In this lesson we continue on with Class-based shaders and Co-shaders, and Physically Plausible Shading. Taking off from our class based shader created in the previous lesson, we create two small co-shaders to really illustrate the modularity of a co-shader paradigm and how those co-shaders plug into our main Shader Object, and how they all work together in the RIB file with "handles". We distinguish between "Shader Objects", "methods" inside Shader Objects, and "co-shaders". Having those fundamentals allows us to re-examine the Physically Plausible Shaders in PRMan and see the Shader Objects and method calls, and we specifically look at what the new pipeline methods lighting(), diffuselighting(), and specularlighting(). But using PRMan's new Physically Plausible Shading is not the only way to implement a co-shader Physically Based paradigm, many studios have created their own using co-shaders even before PRMan16 where Physically Plausible Shading was introduced as part of the renderer: we outline a custom co-shader Physically Based System and see what the RIB file looks like including the BRDF's and Integrator - this is a high level concept of the entire system with RIB implementation. Finally, how does the artist or technical director work with these kinds of co-shaders in production? We show a typical node-based UI mockup of connecting different BRDF's into a final integrator (or sometimes called Collector) and how the modularity really shines when we can write our own co-shader BRDF's and plug them in.
With Shader Objects, Co-shaders, and the Physically Plausible Shading system in PRMan in our toolbelts, we look at ways we can extend and customize our Physically Based system. One of the things we can modify in our existing system of shaders and lights is the BRDF - we can customize existing BRDF's, or add our own. Where do we begin if we want to extend or add our own BRDF's? We distill the plausibleDielectric shader and look at the Lambertian Diffuse and Ashikhmin-Shirley Specular BRDF's, how they are used in plausibleDielectric, and their corresponding header files. From there we create our own myDiffBRDF header file with our own struct, and modify the BRDF computation slightly, show how this plugs into the main shader, and do a render to compare the results on our scene. Moving onto a more complex BRDF that we want to implement, we look at the Oren-Nayer Diffuse model that we've used with our snow shader earlier in this course, and convert that from a traditional RSL1 shader into our RSL2 Physically Based Shader Object system: this requires a number of conversions of vectors, normals, and light looping to work with our system, which we successfully do and plug into our Physically Plausible scene and do a few renders with different diffuse roughness settings of our new BRDF. With knowledge of this workflow, we have what we need to add any kind of BRDF we want into our system.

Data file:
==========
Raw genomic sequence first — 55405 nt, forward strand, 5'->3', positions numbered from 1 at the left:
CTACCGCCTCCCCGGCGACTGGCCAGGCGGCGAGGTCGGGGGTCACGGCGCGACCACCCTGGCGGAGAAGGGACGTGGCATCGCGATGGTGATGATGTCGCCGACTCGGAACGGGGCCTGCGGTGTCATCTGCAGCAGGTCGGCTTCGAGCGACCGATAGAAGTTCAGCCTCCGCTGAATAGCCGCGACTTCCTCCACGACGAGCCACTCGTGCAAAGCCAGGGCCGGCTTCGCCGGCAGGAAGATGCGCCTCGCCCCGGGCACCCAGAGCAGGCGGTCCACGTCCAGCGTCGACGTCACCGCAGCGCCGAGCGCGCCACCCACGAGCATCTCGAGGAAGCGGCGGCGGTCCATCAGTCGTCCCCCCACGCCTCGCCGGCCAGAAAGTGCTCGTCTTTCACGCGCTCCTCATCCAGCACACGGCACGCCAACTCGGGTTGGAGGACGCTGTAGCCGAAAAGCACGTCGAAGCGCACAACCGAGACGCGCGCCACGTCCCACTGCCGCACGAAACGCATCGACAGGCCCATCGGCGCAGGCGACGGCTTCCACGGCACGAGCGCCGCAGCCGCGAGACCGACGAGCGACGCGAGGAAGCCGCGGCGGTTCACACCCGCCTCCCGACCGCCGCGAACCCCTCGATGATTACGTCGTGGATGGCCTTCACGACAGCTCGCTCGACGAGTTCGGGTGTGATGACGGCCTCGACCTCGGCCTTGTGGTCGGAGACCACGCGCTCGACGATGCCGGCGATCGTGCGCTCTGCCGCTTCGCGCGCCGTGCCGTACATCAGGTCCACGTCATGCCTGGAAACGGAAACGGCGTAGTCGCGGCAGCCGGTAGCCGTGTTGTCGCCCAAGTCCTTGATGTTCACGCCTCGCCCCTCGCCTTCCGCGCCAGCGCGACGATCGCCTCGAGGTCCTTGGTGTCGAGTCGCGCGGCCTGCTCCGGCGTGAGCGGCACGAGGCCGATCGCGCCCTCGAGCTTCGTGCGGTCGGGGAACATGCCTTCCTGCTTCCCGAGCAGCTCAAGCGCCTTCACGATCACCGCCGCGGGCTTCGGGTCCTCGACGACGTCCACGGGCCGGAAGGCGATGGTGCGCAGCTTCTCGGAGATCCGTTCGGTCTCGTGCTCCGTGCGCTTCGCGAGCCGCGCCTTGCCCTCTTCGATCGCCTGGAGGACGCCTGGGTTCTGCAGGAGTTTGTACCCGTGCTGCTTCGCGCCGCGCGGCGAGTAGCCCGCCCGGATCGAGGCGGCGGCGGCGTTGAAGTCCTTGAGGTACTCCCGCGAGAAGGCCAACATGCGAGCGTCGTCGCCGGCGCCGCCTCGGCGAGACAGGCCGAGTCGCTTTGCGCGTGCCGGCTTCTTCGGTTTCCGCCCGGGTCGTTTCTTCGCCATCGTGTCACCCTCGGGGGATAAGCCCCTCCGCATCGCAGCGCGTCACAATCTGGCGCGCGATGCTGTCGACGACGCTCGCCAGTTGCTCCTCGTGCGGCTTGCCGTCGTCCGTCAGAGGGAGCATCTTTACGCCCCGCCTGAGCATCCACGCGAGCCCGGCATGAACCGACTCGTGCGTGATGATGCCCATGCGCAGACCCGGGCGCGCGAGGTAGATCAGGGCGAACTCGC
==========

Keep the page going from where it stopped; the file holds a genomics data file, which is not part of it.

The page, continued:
After a number of lessons focused on shader writing with Shader Objects and Co-Shaders, modifying and writing our own BRDF's, this lesson focuses on using those shaders in RendermanStudio's raytraced re-renderer. As mentioned in the intro to this course, we wanted to spend one lesson rendering in the raytraced renderer since the technology is such a great tool and provides instantaneous visual feedback as we modify our lights, shaders, and camera - this is a great way to wrap up our physically based section of the course where we get to really see the shaders and lights in action.
Following the RND202 course “Renderman Techniques in Production”, this course dives deeper into the fundamentals of Shader Writing in the Renderman Shading Language (RSL), as well as the newer Physically Plausible shading in Renderman.